Unlike the recent Australian governmental fervour for signs of title (British, monarchist, hierarchical) and their accompanying anathemas contra entitlement (Australian, social democratic, welfarist), poetry titles struggle with self-authorization and singularisation.

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me n me trumpet set the controls

me n me trumpt have unccontably misplacd our new grindr so we take to the streets clutchin our big bouncy baglettes of beans we bought in bulk from a boutique boutique in brunswick extracted from the rectum of a nut-mental …

Posted in 62: MELBOURNE | Tagged

Justin Clemens Reviews Pam Brown

What does it mean to be ‘Home by Dark’? Is it a parental instruction to a potentially wayward child? Is it an expression of relief after a day of threat and uncertainty? Is it a navigational expression, a crepuscular refiguration of ‘North by North-West’? Is it a simple description of an accomplished movement, or another possibility altogether? To open this book is not to find such questions answered; it is rather to move and be moved with and by somebody who, as the epigraph from Kevin Davies has it, is prepared to ‘just keep staring into that English-language night sky.’

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Justin Clemens Reviews Pam Brown and Ken Bolton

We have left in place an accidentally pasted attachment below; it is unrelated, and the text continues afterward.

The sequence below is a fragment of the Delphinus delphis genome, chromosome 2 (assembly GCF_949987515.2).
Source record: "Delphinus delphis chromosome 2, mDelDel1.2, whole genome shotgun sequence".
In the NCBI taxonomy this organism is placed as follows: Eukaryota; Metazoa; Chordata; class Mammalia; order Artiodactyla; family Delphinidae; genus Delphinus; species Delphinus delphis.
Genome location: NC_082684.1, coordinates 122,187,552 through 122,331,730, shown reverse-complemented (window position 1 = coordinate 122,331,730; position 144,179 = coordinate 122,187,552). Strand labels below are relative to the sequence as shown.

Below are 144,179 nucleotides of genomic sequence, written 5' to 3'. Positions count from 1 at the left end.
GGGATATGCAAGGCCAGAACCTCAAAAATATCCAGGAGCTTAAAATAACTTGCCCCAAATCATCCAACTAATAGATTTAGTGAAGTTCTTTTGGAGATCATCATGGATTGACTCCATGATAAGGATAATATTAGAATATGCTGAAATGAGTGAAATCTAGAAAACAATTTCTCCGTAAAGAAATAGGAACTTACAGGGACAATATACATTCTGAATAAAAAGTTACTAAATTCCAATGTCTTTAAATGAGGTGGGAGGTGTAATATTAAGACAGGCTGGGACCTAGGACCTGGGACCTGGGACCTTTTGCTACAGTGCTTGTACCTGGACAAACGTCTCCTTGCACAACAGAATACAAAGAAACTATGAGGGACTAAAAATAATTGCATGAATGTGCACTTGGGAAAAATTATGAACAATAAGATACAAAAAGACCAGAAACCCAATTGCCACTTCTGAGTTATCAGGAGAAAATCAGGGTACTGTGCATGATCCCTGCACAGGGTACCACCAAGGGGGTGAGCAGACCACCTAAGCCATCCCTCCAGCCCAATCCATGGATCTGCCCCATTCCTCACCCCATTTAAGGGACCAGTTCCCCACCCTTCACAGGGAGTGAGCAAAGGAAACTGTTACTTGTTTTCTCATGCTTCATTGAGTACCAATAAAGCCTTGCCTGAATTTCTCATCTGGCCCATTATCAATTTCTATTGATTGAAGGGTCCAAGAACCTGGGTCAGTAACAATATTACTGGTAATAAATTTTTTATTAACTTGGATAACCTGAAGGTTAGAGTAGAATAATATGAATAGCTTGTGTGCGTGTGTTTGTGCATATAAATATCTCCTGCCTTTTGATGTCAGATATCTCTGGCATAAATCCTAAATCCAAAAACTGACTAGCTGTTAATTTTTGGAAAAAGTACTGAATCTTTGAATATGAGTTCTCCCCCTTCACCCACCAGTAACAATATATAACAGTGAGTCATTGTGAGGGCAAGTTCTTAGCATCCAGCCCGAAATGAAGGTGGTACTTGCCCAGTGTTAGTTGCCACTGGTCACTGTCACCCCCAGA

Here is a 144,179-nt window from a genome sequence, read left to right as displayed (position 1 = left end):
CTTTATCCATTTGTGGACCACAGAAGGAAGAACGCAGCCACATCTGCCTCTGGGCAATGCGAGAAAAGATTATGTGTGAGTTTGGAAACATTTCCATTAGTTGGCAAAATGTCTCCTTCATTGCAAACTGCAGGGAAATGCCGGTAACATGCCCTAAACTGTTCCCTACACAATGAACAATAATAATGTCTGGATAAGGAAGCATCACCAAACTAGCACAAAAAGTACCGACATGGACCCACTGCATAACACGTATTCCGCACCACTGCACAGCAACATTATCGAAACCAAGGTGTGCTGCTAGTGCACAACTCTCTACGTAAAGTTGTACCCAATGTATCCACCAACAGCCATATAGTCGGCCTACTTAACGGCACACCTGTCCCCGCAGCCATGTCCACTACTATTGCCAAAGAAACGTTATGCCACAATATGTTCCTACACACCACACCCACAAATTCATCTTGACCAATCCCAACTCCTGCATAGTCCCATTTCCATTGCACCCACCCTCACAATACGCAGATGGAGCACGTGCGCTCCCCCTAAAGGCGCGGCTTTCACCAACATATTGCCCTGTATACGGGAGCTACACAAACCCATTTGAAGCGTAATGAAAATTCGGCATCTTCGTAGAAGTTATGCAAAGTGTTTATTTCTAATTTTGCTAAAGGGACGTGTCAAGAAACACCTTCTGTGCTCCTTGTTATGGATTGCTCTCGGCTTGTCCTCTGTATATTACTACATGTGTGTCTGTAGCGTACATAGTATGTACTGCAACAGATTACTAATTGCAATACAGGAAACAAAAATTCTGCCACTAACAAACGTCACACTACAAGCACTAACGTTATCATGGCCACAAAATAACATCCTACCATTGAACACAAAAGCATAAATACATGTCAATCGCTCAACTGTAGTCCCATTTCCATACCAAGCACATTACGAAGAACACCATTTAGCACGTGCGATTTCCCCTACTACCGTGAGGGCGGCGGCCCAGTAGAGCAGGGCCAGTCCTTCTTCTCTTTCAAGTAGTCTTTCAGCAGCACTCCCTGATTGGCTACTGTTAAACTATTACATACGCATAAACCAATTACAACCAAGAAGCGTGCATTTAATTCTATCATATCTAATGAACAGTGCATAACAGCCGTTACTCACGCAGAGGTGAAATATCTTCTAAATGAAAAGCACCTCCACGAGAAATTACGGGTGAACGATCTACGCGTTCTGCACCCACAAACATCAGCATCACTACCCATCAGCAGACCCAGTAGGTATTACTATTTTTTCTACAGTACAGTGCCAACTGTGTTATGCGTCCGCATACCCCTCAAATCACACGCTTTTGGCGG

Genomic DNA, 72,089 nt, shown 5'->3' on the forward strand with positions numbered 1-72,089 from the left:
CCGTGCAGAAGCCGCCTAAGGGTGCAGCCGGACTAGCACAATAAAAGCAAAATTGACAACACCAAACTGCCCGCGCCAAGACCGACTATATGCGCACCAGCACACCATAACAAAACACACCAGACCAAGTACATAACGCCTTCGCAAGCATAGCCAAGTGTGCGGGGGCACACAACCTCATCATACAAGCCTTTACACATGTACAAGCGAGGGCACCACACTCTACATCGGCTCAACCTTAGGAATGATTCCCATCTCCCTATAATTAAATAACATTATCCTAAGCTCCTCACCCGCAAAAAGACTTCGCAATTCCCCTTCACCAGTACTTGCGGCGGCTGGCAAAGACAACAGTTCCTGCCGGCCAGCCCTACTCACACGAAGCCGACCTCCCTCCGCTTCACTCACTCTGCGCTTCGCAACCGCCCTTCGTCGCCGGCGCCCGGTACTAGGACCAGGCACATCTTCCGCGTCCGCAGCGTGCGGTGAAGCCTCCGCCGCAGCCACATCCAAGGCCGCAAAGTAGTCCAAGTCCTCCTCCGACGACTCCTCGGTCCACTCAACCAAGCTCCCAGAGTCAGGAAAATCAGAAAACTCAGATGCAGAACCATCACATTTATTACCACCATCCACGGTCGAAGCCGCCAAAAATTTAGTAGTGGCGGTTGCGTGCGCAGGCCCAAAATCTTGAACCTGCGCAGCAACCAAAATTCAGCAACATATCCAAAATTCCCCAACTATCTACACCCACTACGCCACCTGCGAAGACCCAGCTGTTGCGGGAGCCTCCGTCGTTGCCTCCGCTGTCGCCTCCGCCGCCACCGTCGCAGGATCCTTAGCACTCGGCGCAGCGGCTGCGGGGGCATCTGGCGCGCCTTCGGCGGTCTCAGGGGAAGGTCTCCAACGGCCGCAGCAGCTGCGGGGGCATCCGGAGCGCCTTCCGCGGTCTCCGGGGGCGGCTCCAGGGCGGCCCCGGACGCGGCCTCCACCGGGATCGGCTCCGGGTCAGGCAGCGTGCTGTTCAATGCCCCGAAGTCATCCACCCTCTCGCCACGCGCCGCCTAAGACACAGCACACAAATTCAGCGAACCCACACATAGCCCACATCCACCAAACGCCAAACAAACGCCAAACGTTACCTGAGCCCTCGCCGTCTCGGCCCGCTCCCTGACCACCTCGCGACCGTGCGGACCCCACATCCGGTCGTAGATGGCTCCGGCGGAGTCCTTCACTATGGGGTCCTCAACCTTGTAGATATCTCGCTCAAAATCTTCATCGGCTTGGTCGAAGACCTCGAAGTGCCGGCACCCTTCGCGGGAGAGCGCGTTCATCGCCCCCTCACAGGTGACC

If there is one true love in the history of Australian verse, it’s perhaps the love of Pam Brown and Ken Bolton. As you should expect, it’s not a normal kind of love at all – or maybe it’s the only normal love, depending on how you’re predisposed to taking the word or the thing (‘normal,’ I mean), and depending whether you think you can tell the difference between the two (‘word’ and ‘thing,’ I mean).

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Brief Treatise on Molecular Logology

I told, ah, I, de tale. Tops pun in order to span pin, a rack limned, dim nib spool spins — artist in pot, smirk, cab. But wend or walk, come home, line won, wash all, I’d well lack cack …

Posted in 55: RATBAGGERY | Tagged

A disjoint, truncated tale of a war between war and peace, comprising diverse developments of sexual perversion and environmental military hardware, which culminates or concludes, rather more calumniatory than acclamatory, in a veritable orgy of elite tourism, boutique comestibles, property investment portfolios, and marketing sallies, all those grandiloquent techniques directed towards the incitation, inculcation, inflection and enhancement of primordial polymorphous psychophysical pleasures

No end if fits tail a swarm. Ra stops to house heat, lines rap across IP loco, torpedo, teargas. A ‘Parc de Nord’ spilled Om. Reeled inset ibis eats — flee it nude! Lite-sabre laser spots play about. Teats ahoy! …

Posted in UNIVERSAL ARCHIVE | Tagged

The Mundiad Book V

The Argument: Having found ourselves unable to fulfill the promises pretentiously pronounced in The Argument of Book the Fourth of The Mundiad, we return once more unto the aforesaid breach of promise in order to essay its repair, an essay …